AMD Filed a Teleportation Patent, But It's Not For Humans

And it could bring us closer to the quantum computing revolution.
Chris Young

A team of researchers from AMD (Advanced Micro Devices) filed a patent for teleportation, though Star Trek fans shouldn't don their plastic Spoc ears in celebration just yet. The patent doesn't refer to human teleportation, instead, it is focused on the teleportation of qubits, the quantum computing equivalent of the bit in classical computing, a report from Tom's Hardware explains.

The new patent, titled 'Look-ahead teleportation for reliable computation in multi-SIMD quantum processor' was born from the company's recent research into quantum teleportation processes. By focusing on this quantum phenomenon, it aims to improve the efficiency of quantum computing partly by reducing the number of qubits required for any given calculation. 

Though Google may have announced that it achieved quantum supremacy in 2019 and China claimed to have the world's most powerful quantum computer, there is still a long journey to go before quantum computing becomes a mainstream, scalable method of computing. One of the greatest obstacles to quantum computing is the fact that quantum states are incredibly unstable. Scalability is especially tricky, as this instability only increases with more qubits are added to a system.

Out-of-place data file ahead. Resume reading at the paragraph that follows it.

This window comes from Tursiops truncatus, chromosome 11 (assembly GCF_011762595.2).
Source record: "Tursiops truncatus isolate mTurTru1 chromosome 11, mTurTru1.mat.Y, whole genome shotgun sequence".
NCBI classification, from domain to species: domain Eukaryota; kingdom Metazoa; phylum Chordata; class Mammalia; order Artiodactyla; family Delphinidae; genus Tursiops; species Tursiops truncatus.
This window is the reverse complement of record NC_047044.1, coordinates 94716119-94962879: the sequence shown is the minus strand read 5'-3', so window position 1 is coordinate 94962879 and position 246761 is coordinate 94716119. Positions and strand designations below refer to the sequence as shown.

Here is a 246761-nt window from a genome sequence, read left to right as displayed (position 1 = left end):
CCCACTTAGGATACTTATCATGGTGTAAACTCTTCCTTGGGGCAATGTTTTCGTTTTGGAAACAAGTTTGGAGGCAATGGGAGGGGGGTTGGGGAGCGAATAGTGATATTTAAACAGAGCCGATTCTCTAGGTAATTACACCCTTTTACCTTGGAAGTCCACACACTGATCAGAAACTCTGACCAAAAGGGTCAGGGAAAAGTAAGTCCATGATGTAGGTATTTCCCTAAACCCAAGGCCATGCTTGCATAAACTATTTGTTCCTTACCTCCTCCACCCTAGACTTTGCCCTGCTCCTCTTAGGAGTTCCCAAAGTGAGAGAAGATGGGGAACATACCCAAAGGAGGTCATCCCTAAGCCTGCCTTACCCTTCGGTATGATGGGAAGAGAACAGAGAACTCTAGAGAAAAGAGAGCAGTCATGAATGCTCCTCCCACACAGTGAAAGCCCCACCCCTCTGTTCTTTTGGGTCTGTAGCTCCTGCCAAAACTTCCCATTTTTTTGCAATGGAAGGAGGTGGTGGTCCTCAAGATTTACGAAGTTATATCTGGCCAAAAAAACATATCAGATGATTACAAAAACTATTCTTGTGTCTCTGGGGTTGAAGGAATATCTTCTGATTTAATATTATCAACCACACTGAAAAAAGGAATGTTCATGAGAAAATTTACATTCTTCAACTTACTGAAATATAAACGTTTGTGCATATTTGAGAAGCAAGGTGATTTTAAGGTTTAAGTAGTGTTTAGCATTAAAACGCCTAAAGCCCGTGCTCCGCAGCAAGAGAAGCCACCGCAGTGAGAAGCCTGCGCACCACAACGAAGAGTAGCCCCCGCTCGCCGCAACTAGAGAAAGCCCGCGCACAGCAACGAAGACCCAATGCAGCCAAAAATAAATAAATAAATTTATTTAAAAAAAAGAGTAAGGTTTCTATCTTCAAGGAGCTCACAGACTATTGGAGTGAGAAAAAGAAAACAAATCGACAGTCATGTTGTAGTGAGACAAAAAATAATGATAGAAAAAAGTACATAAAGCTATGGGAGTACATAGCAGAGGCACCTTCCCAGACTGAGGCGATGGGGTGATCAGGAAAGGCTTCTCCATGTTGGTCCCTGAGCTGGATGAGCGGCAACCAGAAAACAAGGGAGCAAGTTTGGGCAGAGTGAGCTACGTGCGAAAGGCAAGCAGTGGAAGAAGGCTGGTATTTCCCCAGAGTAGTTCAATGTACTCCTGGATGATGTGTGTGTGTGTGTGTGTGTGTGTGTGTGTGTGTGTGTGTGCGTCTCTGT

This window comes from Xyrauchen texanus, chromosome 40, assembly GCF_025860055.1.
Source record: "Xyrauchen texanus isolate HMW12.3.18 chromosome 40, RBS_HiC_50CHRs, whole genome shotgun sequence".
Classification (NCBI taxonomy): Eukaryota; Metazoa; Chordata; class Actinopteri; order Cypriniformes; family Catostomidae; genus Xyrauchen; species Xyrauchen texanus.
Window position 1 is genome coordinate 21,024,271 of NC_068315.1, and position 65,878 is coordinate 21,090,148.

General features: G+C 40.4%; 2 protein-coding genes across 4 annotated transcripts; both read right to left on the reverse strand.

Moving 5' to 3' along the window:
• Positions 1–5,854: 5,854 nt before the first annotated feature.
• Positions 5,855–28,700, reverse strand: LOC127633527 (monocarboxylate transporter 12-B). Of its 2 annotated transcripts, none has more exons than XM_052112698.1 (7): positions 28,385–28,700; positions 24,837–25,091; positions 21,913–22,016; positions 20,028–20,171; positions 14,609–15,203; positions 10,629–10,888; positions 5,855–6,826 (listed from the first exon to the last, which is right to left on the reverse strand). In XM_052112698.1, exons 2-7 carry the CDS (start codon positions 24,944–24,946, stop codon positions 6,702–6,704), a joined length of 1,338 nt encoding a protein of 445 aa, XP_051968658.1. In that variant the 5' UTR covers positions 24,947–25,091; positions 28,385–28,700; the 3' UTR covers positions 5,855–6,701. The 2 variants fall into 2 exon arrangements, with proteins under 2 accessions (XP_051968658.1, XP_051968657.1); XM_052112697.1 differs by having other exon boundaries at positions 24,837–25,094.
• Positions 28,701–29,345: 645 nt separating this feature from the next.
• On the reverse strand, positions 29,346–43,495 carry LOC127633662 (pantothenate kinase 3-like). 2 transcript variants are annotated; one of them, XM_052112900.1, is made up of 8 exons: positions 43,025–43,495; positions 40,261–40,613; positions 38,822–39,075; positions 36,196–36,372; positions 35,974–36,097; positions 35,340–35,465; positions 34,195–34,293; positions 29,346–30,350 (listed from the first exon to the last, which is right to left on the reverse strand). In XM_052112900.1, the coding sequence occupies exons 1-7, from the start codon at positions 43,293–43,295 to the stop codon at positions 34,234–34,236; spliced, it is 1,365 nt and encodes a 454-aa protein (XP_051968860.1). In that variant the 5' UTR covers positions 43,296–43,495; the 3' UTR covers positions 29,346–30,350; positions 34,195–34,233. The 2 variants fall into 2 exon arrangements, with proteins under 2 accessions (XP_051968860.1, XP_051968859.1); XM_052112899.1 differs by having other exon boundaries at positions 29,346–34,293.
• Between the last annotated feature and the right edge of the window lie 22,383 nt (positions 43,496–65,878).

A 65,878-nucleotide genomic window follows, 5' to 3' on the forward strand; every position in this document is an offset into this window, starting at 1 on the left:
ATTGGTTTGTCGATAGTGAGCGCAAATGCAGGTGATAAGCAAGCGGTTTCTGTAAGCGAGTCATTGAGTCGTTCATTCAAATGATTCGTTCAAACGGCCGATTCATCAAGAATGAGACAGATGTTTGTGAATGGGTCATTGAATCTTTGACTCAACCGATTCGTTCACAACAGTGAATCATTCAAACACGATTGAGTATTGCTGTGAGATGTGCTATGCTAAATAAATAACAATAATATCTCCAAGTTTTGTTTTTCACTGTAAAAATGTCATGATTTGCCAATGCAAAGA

Quantum teleportation

The patent contains several figures and diagrams detailing a quantum architecture that utilizes quantum processing regions, where individual qubits lay idle waiting in line to process data. The new approach aims to improve the stability of quantum computing by using qubit teleportation to reduce the number of qubits required for complex calculations. 

By teleporting qubits across processing regions, the method enables workloads to be processed in an "out-of-order" execution method, meaning that idle qubits would be able to execute independently of a previous step being fully processed. Essentially, this would reduce the dependence on having qubits process in sequential order, allowing independent and simultaneous processing.

Though we might not be about to teleport from one point to another in 60's sci-fi fashion, AMD's new patent promises a new quantum computing architecture that is much more stable and efficient, potentially bringing us one step closer to seeing the quantum computing revolution truly soar.

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